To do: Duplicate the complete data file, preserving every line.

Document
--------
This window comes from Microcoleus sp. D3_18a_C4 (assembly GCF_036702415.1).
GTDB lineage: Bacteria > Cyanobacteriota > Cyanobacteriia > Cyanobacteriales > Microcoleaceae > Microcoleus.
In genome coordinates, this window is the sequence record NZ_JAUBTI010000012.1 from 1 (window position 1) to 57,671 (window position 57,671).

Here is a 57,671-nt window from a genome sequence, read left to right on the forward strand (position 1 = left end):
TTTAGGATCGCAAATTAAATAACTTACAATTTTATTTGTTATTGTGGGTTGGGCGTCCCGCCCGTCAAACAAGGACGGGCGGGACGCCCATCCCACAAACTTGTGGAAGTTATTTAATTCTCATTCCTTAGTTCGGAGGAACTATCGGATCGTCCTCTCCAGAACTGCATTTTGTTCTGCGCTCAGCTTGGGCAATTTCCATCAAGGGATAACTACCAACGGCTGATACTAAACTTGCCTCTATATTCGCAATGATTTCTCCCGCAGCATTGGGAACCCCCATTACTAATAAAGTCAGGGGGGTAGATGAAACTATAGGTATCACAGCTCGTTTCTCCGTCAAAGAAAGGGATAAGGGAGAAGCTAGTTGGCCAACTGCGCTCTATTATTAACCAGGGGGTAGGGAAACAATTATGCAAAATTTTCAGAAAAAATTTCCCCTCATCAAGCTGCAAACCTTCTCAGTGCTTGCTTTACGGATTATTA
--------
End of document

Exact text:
This window comes from Microcoleus sp. D3_18a_C4 (assembly GCF_036702415.1).
GTDB lineage: Bacteria > Cyanobacteriota > Cyanobacteriia > Cyanobacteriales > Microcoleaceae > Microcoleus.
In genome coordinates, this window is the sequence record NZ_JAUBTI010000012.1 from 1 (window position 1) to 57,671 (window position 57,671).

Here is a 57,671-nt window from a genome sequence, read left to right on the forward strand (position 1 = left end):
TTTAGGATCGCAAATTAAATAACTTACAATTTTATTTGTTATTGTGGGTTGGGCGTCCCGCCCGTCAAACAAGGACGGGCGGGACGCCCATCCCACAAACTTGTGGAAGTTATTTAATTCTCATTCCTTAGTTCGGAGGAACTATCGGATCGTCCTCTCCAGAACTGCATTTTGTTCTGCGCTCAGCTTGGGCAATTTCCATCAAGGGATAACTACCAACGGCTGATACTAAACTTGCCTCTATATTCGCAATGATTTCTCCCGCAGCATTGGGAACCCCCATTACTAATAAAGTCAGGGGGGTAGATGAAACTATAGGTATCACAGCTCGTTTCTCCGTCAAAGAAAGGGATAAGGGAGAAGCTAGTTGGCCAACTGCGCTCTATTATTAACCAGGGGGTAGGGAAACAATTATGCAAAATTTTCAGAAAAAATTTCCCCTCATCAAGCTGCAAACCTTCTCAGTGCTTGCTTTACGGATTATTA